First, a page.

Good news is, you can gorge yourself on good fats during keto diet, like certain types of cheese and avocados. Also, if you are a fan of seafood, you are up for a treat: foodstuff like clams, oysters and squid contain very little carbs and therefore can be consumed more freely when doing keto.
Snacking-wise, nuts are a good source protein and fat, so they can be eaten more, as well as cottage cheese and Greek yogurt. Mainly the plain variety, though, as reduced sugar intake is essential for the success of ketogenic diet.
What are the main benefits of keto diet?
“The main reported benefit of a keto diet is rapid weight loss. Counter-intuitively, many people report being less hungry,” says Simon Jurkiw.
As well as these, keto can reduce acne and it might also improve heart health and protect brain functioning, although these benefits have not been proven by rigorous lab tests yet, so we can’t say for sure that is a benefit.
Is keto diet safe?
Simon Jurkiw: “A keto diet should be avoided if you’re on medication; especially if you’re on diabetes medication. If you’re on medication, it’s best to discuss the premise with a medical professional.”
Either way, before you start buying crates of avocados, and especially if you have issues with obesity, you should consult a medical professional and get their advice and guidance. Everyone’s needs are different and what works for the vast majority of people might not work for you personally.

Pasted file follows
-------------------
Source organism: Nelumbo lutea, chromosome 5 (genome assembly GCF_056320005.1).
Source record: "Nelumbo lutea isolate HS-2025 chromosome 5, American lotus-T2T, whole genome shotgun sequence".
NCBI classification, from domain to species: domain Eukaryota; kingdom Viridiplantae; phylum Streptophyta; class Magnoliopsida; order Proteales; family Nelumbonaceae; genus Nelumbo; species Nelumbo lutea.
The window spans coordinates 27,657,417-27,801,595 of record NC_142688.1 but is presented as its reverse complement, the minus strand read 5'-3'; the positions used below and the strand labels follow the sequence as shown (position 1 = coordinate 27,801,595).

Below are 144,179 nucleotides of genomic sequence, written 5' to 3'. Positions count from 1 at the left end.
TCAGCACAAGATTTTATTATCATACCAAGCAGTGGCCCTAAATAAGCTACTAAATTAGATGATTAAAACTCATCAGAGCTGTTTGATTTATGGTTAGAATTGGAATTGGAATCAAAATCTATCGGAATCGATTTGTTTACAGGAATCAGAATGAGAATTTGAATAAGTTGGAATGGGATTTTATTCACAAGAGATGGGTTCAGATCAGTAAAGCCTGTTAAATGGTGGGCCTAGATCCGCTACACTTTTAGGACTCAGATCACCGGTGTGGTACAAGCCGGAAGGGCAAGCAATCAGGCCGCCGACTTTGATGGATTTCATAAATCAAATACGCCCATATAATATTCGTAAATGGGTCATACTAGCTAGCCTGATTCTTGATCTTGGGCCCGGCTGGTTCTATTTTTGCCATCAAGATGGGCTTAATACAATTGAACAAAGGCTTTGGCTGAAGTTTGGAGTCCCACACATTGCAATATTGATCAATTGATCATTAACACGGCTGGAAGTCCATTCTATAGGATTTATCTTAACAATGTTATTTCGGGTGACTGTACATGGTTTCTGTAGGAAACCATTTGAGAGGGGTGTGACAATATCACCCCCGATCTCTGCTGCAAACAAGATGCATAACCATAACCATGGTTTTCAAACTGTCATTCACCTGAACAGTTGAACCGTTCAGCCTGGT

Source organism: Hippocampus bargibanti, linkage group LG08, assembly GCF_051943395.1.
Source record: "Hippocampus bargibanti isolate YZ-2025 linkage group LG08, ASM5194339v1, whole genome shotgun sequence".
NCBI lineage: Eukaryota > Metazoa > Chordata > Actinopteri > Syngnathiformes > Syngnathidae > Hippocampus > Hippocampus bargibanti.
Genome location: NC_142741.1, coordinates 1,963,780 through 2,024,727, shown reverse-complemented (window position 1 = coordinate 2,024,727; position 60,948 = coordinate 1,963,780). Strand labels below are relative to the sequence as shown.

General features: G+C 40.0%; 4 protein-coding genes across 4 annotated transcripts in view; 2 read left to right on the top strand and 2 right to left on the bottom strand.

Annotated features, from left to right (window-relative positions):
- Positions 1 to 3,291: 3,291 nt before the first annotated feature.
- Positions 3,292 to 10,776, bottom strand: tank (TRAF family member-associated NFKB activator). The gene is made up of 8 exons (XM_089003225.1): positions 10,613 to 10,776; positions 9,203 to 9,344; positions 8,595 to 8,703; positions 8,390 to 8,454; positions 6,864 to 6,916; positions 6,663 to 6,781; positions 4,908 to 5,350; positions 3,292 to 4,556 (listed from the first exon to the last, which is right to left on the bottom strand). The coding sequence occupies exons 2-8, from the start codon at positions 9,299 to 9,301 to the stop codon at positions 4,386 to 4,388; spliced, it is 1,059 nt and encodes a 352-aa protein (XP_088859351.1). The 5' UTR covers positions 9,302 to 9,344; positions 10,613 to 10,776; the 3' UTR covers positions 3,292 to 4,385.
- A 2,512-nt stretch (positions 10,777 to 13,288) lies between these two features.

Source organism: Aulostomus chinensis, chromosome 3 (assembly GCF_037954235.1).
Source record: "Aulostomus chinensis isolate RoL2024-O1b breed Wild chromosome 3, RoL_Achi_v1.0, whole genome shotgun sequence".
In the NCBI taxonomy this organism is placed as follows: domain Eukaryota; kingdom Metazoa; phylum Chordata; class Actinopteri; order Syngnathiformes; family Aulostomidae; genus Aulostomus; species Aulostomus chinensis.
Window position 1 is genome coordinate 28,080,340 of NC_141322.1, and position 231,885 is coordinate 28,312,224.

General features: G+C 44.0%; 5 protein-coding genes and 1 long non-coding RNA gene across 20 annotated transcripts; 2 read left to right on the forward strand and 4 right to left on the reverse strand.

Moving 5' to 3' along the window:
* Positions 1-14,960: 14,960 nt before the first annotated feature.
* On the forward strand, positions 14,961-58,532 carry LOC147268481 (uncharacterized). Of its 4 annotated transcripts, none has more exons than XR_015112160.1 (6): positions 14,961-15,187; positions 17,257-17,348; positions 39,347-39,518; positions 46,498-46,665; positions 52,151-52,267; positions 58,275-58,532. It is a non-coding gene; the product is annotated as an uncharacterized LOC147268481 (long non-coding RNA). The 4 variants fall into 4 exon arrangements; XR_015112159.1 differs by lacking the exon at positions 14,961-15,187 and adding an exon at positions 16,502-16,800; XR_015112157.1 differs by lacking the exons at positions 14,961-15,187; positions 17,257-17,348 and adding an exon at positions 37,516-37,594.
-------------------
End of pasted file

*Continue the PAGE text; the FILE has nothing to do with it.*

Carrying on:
Be safe and sensible, and always ask for help if unsure.
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How do you get started on a keto?
Simon Jurkiw: “Firstly, do your research. You need to find out what foods are higher in fat and protein with minimal carb content. Popular choices are nuts (brazil nuts, walnuts, almonds), avocados, coconut oil, eggs, meat and fish.”
Apart from keeping an eye on fat content, you should also consider the protein when choosing food items. You only need moderate protein in your keto diet – roughly 20% of your daily calorie intake should come from proteins – and certain nuts tend to have high protein content.
“From a vitamin and mineral perspective, be sure to incorporate fibrous fruit and vegetables such as kale, broccoli and cauliflower. Many people choose to purchase keto strips, which detect ketones in the urine. That way, you can be sure you really are ketogenic.”
Some vegetables can also be fairly high in carbs and fruits can also contain high amounts of sugar – looking at you, apples – so please always check the label before you decide on what to include in your diet.
How long does it take for keto diet to work?
Simon Jurkiw: “It takes around 2-4 days to get into ketosis (assuming carbs are low enough) depending on the individual. The carb content required to reach ketosis will also vary between individuals.”